What you weigh is essentially determined by two variables: what you eat and what you burn off.
To better understand this, think about the analogy of a bathtub. Water comes into the tub through the faucet and is drained by the drain. The water level to which the tub fills (what you weigh) is determined by how fast water comes into the tub (what you eat) and how fast the tub is drained (what you burn off). At some water level (how much you weigh), these two variables, provided they are constant, will be in what is called equilibrium and the water level (what you weigh) will be constant. Now, suppose you come along and scoop out a bucket of water. The water level will drop. However, eventually the water level will return to the equilibrium level.
A similar thing happens with liposuction. However, for liposuction, it is more complicated because the body swells, following the procedure due to surgical trauma, so fat is replaced by fluid. An equal volume of the fluid weighs more than an equal volume of fat. So while the swelling slowing resolves over a period of months, your body is busy regaining lost fat.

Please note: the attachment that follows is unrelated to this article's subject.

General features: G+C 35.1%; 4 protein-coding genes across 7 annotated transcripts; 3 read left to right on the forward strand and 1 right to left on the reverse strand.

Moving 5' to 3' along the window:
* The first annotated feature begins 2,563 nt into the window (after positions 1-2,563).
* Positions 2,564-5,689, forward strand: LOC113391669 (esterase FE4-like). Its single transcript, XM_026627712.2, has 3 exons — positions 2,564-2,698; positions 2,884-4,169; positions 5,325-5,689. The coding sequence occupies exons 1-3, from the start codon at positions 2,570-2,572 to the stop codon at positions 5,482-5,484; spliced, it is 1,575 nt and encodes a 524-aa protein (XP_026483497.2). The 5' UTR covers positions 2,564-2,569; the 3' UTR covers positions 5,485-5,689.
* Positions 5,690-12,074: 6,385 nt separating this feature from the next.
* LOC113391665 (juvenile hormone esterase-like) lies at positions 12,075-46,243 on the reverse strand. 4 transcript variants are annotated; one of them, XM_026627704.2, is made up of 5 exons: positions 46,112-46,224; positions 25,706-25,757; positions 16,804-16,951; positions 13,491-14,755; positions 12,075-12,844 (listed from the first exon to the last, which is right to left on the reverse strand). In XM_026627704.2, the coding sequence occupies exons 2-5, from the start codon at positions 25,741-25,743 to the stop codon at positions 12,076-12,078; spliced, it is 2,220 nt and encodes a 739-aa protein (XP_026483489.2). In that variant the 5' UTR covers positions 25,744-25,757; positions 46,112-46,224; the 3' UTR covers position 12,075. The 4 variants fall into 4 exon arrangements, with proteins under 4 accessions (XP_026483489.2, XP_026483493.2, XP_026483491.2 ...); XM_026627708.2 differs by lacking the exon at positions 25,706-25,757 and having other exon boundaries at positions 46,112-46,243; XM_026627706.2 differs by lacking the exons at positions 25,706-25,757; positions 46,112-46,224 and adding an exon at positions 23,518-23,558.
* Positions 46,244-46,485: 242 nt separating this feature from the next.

Liposuction is effective at sculpting because the regained fat is more evenly distributed over the body, and not just to the problem area that was liposuctioned. However, it is not expected that your weight will change, unless you change what you eat or how much you metabolize by increasing your work out.
This is why you will hear responsible liposuction surgeons say over and over again that liposuction is not a weight loss method.